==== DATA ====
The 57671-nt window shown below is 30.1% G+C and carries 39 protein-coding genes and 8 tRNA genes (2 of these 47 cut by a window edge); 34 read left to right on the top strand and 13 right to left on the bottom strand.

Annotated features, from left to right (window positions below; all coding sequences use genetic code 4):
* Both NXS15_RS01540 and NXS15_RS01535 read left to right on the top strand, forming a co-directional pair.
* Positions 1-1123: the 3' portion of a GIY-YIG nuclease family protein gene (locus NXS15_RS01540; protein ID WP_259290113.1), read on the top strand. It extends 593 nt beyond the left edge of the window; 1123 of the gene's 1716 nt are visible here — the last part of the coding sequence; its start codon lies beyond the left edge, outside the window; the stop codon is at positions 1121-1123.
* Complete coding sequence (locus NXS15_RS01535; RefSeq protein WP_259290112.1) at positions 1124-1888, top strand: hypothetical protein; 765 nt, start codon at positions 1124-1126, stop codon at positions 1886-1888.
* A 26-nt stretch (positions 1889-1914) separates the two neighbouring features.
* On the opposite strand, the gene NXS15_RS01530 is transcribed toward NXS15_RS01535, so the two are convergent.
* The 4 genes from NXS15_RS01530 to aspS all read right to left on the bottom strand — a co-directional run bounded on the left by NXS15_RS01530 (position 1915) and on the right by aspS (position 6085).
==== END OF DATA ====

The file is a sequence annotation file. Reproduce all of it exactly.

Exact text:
The 57671-nt window shown below is 30.1% G+C and carries 39 protein-coding genes and 8 tRNA genes (2 of these 47 cut by a window edge); 34 read left to right on the top strand and 13 right to left on the bottom strand.

Annotated features, from left to right (window positions below; all coding sequences use genetic code 4):
* Both NXS15_RS01540 and NXS15_RS01535 read left to right on the top strand, forming a co-directional pair.
* Positions 1-1123: the 3' portion of a GIY-YIG nuclease family protein gene (locus NXS15_RS01540; protein ID WP_259290113.1), read on the top strand. It extends 593 nt beyond the left edge of the window; 1123 of the gene's 1716 nt are visible here — the last part of the coding sequence; its start codon lies beyond the left edge, outside the window; the stop codon is at positions 1121-1123.
* Complete coding sequence (locus NXS15_RS01535; RefSeq protein WP_259290112.1) at positions 1124-1888, top strand: hypothetical protein; 765 nt, start codon at positions 1124-1126, stop codon at positions 1886-1888.
* A 26-nt stretch (positions 1889-1914) separates the two neighbouring features.
* On the opposite strand, the gene NXS15_RS01530 is transcribed toward NXS15_RS01535, so the two are convergent.
* The 4 genes from NXS15_RS01530 to aspS all read right to left on the bottom strand — a co-directional run bounded on the left by NXS15_RS01530 (position 1915) and on the right by aspS (position 6085).